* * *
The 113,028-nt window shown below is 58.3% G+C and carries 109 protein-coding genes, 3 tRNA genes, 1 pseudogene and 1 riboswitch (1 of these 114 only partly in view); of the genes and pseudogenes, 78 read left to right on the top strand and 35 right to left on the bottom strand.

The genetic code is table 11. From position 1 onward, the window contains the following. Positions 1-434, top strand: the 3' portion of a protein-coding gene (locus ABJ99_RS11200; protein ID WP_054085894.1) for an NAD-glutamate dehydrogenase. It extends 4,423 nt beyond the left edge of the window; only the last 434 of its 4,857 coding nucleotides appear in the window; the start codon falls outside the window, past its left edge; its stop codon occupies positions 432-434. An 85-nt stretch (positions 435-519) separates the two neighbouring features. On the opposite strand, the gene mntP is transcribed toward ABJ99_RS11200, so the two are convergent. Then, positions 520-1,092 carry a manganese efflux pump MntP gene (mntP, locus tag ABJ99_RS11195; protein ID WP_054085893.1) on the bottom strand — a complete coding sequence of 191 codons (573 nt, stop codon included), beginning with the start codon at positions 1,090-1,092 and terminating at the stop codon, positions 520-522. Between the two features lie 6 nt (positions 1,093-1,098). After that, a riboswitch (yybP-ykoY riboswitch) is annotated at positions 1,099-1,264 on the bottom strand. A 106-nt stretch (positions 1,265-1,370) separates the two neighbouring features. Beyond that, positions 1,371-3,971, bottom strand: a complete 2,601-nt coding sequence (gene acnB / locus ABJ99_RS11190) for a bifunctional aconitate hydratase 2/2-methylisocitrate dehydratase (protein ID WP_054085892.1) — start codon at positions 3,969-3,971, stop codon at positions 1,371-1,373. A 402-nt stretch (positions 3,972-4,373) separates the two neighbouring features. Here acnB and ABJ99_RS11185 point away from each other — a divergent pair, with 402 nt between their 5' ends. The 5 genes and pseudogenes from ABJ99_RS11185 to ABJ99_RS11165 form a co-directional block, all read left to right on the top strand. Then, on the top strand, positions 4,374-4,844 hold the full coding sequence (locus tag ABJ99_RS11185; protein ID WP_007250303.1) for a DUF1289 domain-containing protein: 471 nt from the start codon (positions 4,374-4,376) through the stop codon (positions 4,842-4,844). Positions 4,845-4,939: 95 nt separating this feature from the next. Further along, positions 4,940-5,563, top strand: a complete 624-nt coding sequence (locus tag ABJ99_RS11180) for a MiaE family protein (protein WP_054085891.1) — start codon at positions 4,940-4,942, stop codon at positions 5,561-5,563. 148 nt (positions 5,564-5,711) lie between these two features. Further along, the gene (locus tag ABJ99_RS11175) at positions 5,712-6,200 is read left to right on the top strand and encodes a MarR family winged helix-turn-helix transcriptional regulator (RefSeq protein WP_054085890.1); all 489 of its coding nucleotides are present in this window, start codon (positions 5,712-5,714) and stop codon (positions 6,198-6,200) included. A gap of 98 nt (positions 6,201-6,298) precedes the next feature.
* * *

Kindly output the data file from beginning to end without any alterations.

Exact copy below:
The 113,028-nt window shown below is 58.3% G+C and carries 109 protein-coding genes, 3 tRNA genes, 1 pseudogene and 1 riboswitch (1 of these 114 only partly in view); of the genes and pseudogenes, 78 read left to right on the top strand and 35 right to left on the bottom strand.

The genetic code is table 11. From position 1 onward, the window contains the following. Positions 1-434, top strand: the 3' portion of a protein-coding gene (locus ABJ99_RS11200; protein ID WP_054085894.1) for an NAD-glutamate dehydrogenase. It extends 4,423 nt beyond the left edge of the window; only the last 434 of its 4,857 coding nucleotides appear in the window; the start codon falls outside the window, past its left edge; its stop codon occupies positions 432-434. An 85-nt stretch (positions 435-519) separates the two neighbouring features. On the opposite strand, the gene mntP is transcribed toward ABJ99_RS11200, so the two are convergent. Then, positions 520-1,092 carry a manganese efflux pump MntP gene (mntP, locus tag ABJ99_RS11195; protein ID WP_054085893.1) on the bottom strand — a complete coding sequence of 191 codons (573 nt, stop codon included), beginning with the start codon at positions 1,090-1,092 and terminating at the stop codon, positions 520-522. Between the two features lie 6 nt (positions 1,093-1,098). After that, a riboswitch (yybP-ykoY riboswitch) is annotated at positions 1,099-1,264 on the bottom strand. A 106-nt stretch (positions 1,265-1,370) separates the two neighbouring features. Beyond that, positions 1,371-3,971, bottom strand: a complete 2,601-nt coding sequence (gene acnB / locus ABJ99_RS11190) for a bifunctional aconitate hydratase 2/2-methylisocitrate dehydratase (protein ID WP_054085892.1) — start codon at positions 3,969-3,971, stop codon at positions 1,371-1,373. A 402-nt stretch (positions 3,972-4,373) separates the two neighbouring features. Here acnB and ABJ99_RS11185 point away from each other — a divergent pair, with 402 nt between their 5' ends. The 5 genes and pseudogenes from ABJ99_RS11185 to ABJ99_RS11165 form a co-directional block, all read left to right on the top strand. Then, on the top strand, positions 4,374-4,844 hold the full coding sequence (locus tag ABJ99_RS11185; protein ID WP_007250303.1) for a DUF1289 domain-containing protein: 471 nt from the start codon (positions 4,374-4,376) through the stop codon (positions 4,842-4,844). Positions 4,845-4,939: 95 nt separating this feature from the next. Further along, positions 4,940-5,563, top strand: a complete 624-nt coding sequence (locus tag ABJ99_RS11180) for a MiaE family protein (protein WP_054085891.1) — start codon at positions 4,940-4,942, stop codon at positions 5,561-5,563. 148 nt (positions 5,564-5,711) lie between these two features. Further along, the gene (locus tag ABJ99_RS11175) at positions 5,712-6,200 is read left to right on the top strand and encodes a MarR family winged helix-turn-helix transcriptional regulator (RefSeq protein WP_054085890.1); all 489 of its coding nucleotides are present in this window, start codon (positions 5,712-5,714) and stop codon (positions 6,198-6,200) included. A gap of 98 nt (positions 6,201-6,298) precedes the next feature.